With just a handful of polling places outstanding, results from the French Republican primary are basically unchanged from Monday morning. François Fillon is the runaway winner with 44.1%, against Alain Juppé on 28.5% and Nicolas Sarkozy 20.6%. The second round, between Fillon and Juppé, will be held this Sunday.
Turnout was just over four and a quarter million, or around 8% of the voting-age population. That’s a good deal higher than expected, and compares favorably with the 2.65 million who turned out for the Socialist primary in 2011.
Fillon is now an unbackable favorite to win the runoff, and a very strong favorite to be the next French president. One opinion poll puts him ahead of Juppé by a surprisingly narrow margin of 56% to 44%; perhaps more important is the finding that 67% of Sarkozy’s voters would support Fillon against only 2% for Juppé.
I had some thoughts about the significance of the result in Monday’s Crikey. For those on the wrong side of the paywall, here’s my conclusion:
So France’s centre-right voters, faced with an unprecedented challenge, have opted to maximise party unity and firmly rejected the option of conceding policy ground to the far right in advance.
Not only will that make for a sharper choice next year, it will also improve Fillon’s chances of rallying the democratic forces behind him.
A stark choice, however, also poses risks. [The National Front’s Marine] Le Pen could hardly have a better foil than Fillon for her message of protectionism and anti-globalisation. It will be a test of the Trumpian thesis that economic discontent is driving a shift to the right; if French voters want to retreat to the past, they will have a clear opportunity to say so.
Most of the media coverage this week has been a bit less positive than I was, stressing Fillon’s conservatism compared to Juppé. It’s certainly true that he’ll be tougher on “identity” issues than Juppé as well as more inclined to roll back things like adoption couples for same-sex couples. But talking about “conservative” as a general category, particularly in the context of a threat from the extreme right, requires a good deal of caution.
For example, Philippe Marliere, from University College, London, says (as quoted by the BBC) “French conservatives have shifted to the right, they want someone who is more neoliberal and tougher on identity politics.” But from the point of view of the National Front and its sympathisers in Trump-land, those two things are pulling in opposite directions. It’s harder than ever to think of moves to free up the sclerotic French economy – a goal shared by François Hollande and his ministers, and once upon a time by Sarkozy himself – as distinctively “right-wing”.
The word that keeps cropping up in explanations of the surge of support for Fillon is “serious”. Unlike the mercurial Sarkozy, he was seen as someone who was thoughtful and policy-driven: the very antithesis of a demagogue. It looks as if Juppé, by defining himself so exclusively as the anti-Sarkozy, ended up by just turning off voters who were sick of hearing about personalities.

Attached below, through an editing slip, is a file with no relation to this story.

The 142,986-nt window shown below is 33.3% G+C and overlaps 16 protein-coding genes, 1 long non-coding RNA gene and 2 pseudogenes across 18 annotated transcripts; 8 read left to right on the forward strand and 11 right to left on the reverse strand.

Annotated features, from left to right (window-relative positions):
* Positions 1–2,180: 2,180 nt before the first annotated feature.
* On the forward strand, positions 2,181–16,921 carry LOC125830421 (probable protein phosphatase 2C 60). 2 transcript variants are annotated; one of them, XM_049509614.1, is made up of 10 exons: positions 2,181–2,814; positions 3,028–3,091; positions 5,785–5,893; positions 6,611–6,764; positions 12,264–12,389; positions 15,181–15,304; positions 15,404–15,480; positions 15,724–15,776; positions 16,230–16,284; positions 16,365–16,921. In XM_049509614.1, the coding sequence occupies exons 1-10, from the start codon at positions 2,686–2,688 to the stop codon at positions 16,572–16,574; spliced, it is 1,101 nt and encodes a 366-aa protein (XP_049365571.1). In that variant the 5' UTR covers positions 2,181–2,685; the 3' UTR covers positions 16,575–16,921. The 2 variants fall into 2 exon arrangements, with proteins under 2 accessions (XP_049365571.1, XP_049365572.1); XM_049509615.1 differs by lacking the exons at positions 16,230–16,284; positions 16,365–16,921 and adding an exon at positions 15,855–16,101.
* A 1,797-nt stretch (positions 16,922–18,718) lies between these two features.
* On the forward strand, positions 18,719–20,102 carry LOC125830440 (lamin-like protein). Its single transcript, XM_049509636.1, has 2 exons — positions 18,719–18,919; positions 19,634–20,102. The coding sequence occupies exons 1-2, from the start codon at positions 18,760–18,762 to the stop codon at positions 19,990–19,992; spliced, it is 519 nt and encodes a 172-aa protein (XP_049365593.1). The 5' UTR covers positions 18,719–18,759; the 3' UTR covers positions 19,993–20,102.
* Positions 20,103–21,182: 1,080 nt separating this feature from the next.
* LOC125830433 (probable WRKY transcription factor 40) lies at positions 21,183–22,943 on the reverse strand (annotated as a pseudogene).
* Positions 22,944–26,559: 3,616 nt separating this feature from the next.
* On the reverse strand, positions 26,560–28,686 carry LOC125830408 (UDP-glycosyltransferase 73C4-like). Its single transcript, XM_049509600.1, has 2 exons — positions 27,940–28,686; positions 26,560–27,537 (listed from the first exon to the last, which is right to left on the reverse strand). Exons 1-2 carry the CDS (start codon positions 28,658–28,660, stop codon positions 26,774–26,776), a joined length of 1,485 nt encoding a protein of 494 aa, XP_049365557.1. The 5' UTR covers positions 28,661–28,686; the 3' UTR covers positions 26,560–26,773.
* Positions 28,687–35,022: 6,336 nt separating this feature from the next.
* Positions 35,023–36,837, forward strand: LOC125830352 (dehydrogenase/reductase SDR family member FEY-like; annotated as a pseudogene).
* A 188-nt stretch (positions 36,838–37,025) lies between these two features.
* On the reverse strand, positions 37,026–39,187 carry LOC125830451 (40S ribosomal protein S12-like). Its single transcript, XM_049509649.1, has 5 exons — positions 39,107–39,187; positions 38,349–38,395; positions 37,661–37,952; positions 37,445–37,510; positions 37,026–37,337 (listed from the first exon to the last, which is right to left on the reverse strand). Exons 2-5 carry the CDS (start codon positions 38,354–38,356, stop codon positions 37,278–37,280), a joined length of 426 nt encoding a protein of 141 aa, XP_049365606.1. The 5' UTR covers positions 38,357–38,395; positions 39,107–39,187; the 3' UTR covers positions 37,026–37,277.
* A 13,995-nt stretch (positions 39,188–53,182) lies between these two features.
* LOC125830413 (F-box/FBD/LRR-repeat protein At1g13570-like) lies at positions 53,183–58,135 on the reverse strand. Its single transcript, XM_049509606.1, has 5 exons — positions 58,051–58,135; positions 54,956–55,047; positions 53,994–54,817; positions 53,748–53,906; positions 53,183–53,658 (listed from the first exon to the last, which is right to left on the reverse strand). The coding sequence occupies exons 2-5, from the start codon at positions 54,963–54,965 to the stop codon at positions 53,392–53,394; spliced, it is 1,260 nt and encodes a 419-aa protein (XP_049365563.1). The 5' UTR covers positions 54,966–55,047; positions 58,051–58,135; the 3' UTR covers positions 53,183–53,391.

Juppé’s tactic for the runoff has been to stress Fillon’s social conservatism, asking him yesterday to “clarify” his position on abortion. Fillon was outraged at the idea, pointing out that he was perfectly capable of distinguishing between his personal views and public policy, insisting that he did not support going back on reproductive rights, and asking rhetorically “I’ve been in parliament for 30 years: has there been a single time when I’ve taken a position against abortion? A single time?”
As I argued last week, the most divisive questions within the centre-right are about tactics rather than policy: how far to concede ground to the forces to its right, particularly the National Front. That was the big issue in the deadlocked 2012 contest for the party presidency, when Fillon argued for a more mainstream strategy while his opponent, Jean-François Copé, proposed lifting the “taboo” on co-operation with the far right. Copé’s ground has since been taken up by Sarkozy; Copé himself finished dead last of the seven candidates on Sunday, with 0.3% of the vote.
So while prospective Le Pen voters will find some points of agreement with Fillon – among other things, he is more pro-Russian than most of his party – they will be under no illusions that he is one of them. Conversely, the centre-left’s voters will have many serious differences with him, but when talking (as we now must) about the very future of western civilisation, there’s little doubt that most of them will end up in his camp.